News / Health

    Fast-Growing Internet Communities Share Human Milk

    Multimedia

    Zulima Palacio

    In yet another instance of an Internet-driven social phenomenon, a growing number of women in the U.S. are joining on-line breast-milk-sharing communities. Their aim is to provide human milk to new mothers who can't breastfeed their babies. While the U.S. Food and Drug Administration has issued warnings about the potential health risks of this practice, advocates sing the praises of both breast milk and their online community.

    Lindsey Ward, 23, has two children.  Because she isn't able to produce enough breast milk, she fed her first child formula.  But when her second baby, Joshua, arrived nine months ago, she decided to give him the best of all baby foods: human breast milk.

    "When he is ready to eat I take one of these out and put it in cold water so I can thaw it out," said Ward.  "Right now, I have milk from three different women in this freezer."

    For the past 9 months Ward has used breast milk from 15 women.  She met them through a variety of Internet-based social networks, and online breast-milk sharing groups such as Eats on Feets, and MilkShare.

    "What I would do is I post on the [Facebook] 'wall' something like 'I need milk for my 9-month-old son,'" Ward explained.

    And within a few hours, women respond.  They chat online; they agree to meet to pick up the bags of frozen milk.  No money changes hands. Ward says her baby has been healthy and gained weight normally on his breast-milk diet.  She says she's also made great friends, like Amanda Brewer.

    Amanda has four children and has breastfed them all. She became a member of Eats on Feets when she had to stop feeding her two month-old baby temporarily because the dairy milk she was drinking was passing through her own milk and triggering an allergic reaction in her baby.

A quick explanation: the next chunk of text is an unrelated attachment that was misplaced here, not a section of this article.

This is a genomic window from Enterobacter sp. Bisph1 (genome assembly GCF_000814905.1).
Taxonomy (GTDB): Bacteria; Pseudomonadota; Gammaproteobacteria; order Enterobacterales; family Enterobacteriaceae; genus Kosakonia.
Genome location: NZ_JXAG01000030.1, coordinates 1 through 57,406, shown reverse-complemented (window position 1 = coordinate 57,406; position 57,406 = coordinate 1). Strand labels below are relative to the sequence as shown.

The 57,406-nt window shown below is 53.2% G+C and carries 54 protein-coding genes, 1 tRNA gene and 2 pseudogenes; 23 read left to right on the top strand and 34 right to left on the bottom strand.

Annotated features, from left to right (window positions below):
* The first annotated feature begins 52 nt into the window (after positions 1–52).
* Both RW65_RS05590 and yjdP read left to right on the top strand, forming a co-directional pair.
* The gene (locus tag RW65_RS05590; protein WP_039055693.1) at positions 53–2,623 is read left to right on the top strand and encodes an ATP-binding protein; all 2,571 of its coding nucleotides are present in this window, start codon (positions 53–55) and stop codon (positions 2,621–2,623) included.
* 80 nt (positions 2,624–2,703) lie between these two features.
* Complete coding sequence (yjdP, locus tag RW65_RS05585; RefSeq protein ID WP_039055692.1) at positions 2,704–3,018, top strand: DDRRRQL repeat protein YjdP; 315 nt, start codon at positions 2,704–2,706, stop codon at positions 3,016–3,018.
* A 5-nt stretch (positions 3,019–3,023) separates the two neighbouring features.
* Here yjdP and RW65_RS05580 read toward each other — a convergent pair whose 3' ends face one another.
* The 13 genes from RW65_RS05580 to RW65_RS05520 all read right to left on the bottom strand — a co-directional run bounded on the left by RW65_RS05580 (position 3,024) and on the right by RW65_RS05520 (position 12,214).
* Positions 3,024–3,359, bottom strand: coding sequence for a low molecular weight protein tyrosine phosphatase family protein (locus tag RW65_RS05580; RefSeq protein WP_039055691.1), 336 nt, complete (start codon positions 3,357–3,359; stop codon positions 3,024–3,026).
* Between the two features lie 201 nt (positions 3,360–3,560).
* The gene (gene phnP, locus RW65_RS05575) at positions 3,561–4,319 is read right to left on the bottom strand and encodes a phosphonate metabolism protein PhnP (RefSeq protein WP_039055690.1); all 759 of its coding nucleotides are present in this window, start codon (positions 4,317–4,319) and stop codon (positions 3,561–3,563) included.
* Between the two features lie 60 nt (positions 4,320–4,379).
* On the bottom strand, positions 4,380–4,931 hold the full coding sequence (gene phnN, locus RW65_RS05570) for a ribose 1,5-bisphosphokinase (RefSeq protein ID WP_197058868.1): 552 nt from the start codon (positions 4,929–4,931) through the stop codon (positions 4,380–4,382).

"So we found two donor moms who didn't drink dairy either and so they donated to him for two weeks," Brewer called.  

    After two weeks off dairy, she was able to feed her baby again.  But in the meantime, because her breasts were still producing milk, she pumped and stored it for donation.

    Since then she has been both a donor and recipient.

    There are many reasons to give or receive breast milk.  Heidi Briguglio, the Washington DC regional coordinator for Eats on Feets, had a personal reason for founding the chapter:  "I was adopted when I was a baby, I was three days old and my parents adopted me.  My mother would have done this for me," she explained.

    Briguglio has always breast fed her 19-month-old baby Azure and has not donated milk yet.  She says the number of lactating women joining breast milk-sharing communities online is growing worldwide.   

    As these groups proliferate, the U.S. Food and Drug Administration is warning against feeding babies with breast milk obtained from donors not screened for infectious diseases.

    Dr. Stephen Wall, an adviser for the international organization Save the Children, supports breast milk-sharing, but he echoes the FDA warning:

    "The benefits of breast milk, over formula have been demonstrated for pre-term babies, so there is a benefit in having breast milk, but only in the setting where that baby can be provided that safely without risk of infection and without risk of contamination," noted Wall.

    Some of those risks include the Hepatitis B or C viruses, and HIV, the virus that causes AIDS.  But milk-sharing groups like Eats on Feets believe the safety issue is an individual responsibility.

    "The responsibility for safety and knowing their source, getting information about how they want to handle the milk is up to the mothers themselves," Briguglio explained.  

    For Lindsey Ward and Amanda Brewer, as for many other women meeting through the Internet and sharing their breast milk with many babies, it's a matter of trust and mother's instinct.

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